It's an issue that's been lingering around the PR and communications industry, like that last (pre Covid19) dinner party guest who just won't budge. You want to tell them to go home and drink their own wine, but you are far too polite and don't want to cause offence or damage the friendship. It's as if they are purposely ignoring your subtle hints, and now, exhausted, you have no alternative but to say... please go home.
This is where we are in our industry. And the 2020 Census proves it. Decades of skirting around the main reason why numbers of Black and Asian recruits to our industry remain relentlessly low have brought us to the point where we too need to call it out as: racist cultures, systemically racist practices and of course plain racists.
Read the 2020 PRCA PR and Communications Census here.
Who are we talking about? - Well it's not BAME
With mainly 1% and the occasional 2% (Indian and mixed White Asian) of represented communities, a one-size-fits-all BAME recruitment campaign has failed and will continue to fail. We need to address each community slightly differently and include approaches that are culturally sensitive. We need to reach groups through their familiar networks and look well beyond the usual recruiter contacts - who only seem to offer you more of the same. It's interesting that with all of the challenges of 2020, it's the 'other White' group who seem to be making headway in greater representation.
I think many industry leaders are now ready to admit these numbers are down to (in part) our cultures and practises. The most pressing being the very existence of an ethnicity pay gap. PRCA REEB has produced a guide to help you to start where you are and enable you to take action.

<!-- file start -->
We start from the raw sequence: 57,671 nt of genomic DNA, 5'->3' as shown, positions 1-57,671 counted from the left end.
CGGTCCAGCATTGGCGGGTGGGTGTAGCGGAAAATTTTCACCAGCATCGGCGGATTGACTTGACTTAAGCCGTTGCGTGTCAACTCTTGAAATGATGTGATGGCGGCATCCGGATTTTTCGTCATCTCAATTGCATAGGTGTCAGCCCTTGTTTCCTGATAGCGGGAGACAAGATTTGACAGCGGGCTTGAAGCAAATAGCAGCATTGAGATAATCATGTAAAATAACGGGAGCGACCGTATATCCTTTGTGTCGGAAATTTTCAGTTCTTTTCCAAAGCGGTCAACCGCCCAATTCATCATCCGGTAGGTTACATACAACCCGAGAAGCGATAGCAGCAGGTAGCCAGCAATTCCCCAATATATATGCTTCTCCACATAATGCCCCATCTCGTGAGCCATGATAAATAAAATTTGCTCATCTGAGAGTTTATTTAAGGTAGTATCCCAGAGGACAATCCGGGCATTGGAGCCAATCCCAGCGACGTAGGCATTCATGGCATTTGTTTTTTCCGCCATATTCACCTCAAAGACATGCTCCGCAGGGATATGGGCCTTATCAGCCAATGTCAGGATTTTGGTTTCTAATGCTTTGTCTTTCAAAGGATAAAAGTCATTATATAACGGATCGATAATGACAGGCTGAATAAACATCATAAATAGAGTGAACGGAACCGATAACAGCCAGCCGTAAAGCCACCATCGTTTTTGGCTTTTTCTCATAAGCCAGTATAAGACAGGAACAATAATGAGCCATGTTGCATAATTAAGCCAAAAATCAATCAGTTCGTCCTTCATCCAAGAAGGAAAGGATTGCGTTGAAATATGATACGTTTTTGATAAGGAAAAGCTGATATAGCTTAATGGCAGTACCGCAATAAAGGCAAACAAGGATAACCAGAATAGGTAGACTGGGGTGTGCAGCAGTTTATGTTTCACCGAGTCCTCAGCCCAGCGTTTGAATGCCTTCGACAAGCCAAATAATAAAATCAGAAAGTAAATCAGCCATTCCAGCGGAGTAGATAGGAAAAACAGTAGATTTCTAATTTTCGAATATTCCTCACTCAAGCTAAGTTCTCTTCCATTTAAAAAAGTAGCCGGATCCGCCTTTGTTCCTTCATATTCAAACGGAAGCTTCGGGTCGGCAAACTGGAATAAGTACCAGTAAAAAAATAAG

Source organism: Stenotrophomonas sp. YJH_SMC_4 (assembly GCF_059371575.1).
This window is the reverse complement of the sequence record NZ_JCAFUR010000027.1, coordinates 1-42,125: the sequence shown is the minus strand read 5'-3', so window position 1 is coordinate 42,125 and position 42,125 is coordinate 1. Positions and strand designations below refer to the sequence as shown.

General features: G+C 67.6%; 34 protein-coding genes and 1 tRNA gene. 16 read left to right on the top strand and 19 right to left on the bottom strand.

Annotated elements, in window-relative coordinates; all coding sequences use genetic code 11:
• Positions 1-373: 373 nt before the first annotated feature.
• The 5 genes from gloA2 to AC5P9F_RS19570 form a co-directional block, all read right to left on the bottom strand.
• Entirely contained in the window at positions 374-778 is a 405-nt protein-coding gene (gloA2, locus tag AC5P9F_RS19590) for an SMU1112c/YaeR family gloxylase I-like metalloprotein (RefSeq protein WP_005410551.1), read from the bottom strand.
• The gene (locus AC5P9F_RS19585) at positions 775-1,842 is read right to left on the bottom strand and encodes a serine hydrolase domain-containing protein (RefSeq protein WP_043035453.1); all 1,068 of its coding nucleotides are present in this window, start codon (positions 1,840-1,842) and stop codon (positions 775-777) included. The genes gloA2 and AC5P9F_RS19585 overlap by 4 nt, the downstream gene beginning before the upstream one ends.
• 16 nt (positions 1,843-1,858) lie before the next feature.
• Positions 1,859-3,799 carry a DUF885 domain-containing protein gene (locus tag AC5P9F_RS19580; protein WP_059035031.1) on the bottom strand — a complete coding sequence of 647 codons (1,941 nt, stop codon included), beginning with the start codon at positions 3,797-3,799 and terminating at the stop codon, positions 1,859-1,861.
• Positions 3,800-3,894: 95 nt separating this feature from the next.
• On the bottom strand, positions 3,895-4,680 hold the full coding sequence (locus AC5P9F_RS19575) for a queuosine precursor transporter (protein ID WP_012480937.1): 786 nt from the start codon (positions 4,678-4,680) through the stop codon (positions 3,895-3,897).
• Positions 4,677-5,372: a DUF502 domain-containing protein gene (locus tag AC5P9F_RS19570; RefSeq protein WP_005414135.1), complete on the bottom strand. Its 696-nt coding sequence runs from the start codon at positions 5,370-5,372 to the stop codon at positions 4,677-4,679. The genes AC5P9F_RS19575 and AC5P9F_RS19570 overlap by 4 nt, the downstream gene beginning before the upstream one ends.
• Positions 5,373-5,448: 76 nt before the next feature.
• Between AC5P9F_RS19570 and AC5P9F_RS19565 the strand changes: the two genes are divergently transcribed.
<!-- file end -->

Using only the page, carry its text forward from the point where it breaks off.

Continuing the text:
Imagine, you battle your way through a pre interview process where you are unlikely to meet any people who aren't White. You apply for a senior role, but the assumption from the interviewer is you must have come for the junior role. You are made to jump through a couple of extra hoops (to be sure). Then you start your role and discover, because of the pandemic, you are taking an (up to) 18% pay cut, compared to your White colleagues. Sadly, this is not an imaginary scenario.
We know we are better than these latest statistics. We are the ones who convince and cajole our client's customers and audiences to engage with products and services because they identify with a narrative. What narrative do these latest stats tell? Currently the PR and communications narrative in regard to ethnic diversity is one that urgently needs re-writing. We already have a great deal of qualitative information and the latest numbers are in and they are shocking. Let's refresh our industry's reputation among diverse groups and make the changes that welcomes everyone to an industry that, if you stay, can offer the most amazing experiences.
Barbara Phillips is Chair of PRCA REEB Race & Ethnicity Equity Board. REEB offer consultancy and advisory services around race and ethnicity equity. Please contact Koray Camgoz for more details: firstname.lastname@example.org.